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Reverse Osmosis

To understand reverse osmosis, one should have a good understanding of osmosis. Osmosis is the process whereby if we have two solutions separated by a semi-permeable membrane or filter, water will flow to one side or the other to equalize the concentration of solvents on each side of the membrane. It does this because the semi-permeable membrane is actually a filter that only allows the the smaller water molecules to pass through, not the larger solvent molecules.

Reverse Osmosis IllustrationObviously reverse osmosis is making this process work in reverse. It is an artificial process that is done in order to purify water, or separate small molecules from larger ones. To make it work, the same situation is set up as in osmosis where we have pure water and impure water placed side by side seperated by a semi-permeable membrane. However, instead of allowing the pure water to flow in to equalize the concentration of impurities, pressure is placed on the impure side. This pressure must be greater than the osmotic pressure of the pure water molecules. Now instead of the pure water moving to equalize the impure water. The pure water in the impure side moves through the semi-permeable membrane onto the pure side for use, leaving an even higher concentration of impurities on the impure side.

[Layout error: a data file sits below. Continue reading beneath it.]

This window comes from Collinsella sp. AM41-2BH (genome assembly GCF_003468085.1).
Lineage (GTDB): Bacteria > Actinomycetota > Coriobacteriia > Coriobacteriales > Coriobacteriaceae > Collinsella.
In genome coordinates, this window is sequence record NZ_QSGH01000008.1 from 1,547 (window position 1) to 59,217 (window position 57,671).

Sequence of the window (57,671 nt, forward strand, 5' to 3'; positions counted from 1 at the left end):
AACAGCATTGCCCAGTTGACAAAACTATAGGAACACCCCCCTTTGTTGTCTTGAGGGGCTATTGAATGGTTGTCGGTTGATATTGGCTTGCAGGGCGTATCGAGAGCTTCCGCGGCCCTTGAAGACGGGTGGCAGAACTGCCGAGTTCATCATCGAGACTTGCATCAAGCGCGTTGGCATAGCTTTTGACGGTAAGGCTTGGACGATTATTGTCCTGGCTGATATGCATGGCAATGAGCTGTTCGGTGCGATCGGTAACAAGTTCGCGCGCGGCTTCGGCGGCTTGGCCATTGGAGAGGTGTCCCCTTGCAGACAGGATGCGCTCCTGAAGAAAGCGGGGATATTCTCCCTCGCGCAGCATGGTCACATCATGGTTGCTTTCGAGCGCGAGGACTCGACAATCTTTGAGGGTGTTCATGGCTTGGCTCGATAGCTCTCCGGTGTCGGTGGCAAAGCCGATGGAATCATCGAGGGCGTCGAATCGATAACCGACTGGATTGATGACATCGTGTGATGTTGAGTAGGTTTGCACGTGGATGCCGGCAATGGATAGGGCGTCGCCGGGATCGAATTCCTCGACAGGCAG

So, what is the difference between reverse osmosis and simply forcing a liquid through a regular filter? Simply this, the built up impure water can now be flushed away. This is done in a process called "crossflow filtration"1. In a filter the impure particles would build up and finally clog the filter. Although reverse osmosis may be a slower process than straight filtration, it may ultimately be more effective and produce higher quality water.

Some of the membranes used in reverse osmosis have pores as small as 0.0005 microns. As a micron is one-millionth of a meter, you can imagine how small the pores must be. Even at this small size, some bacteria and viruses can get through them.


1. Reverse Osmosis


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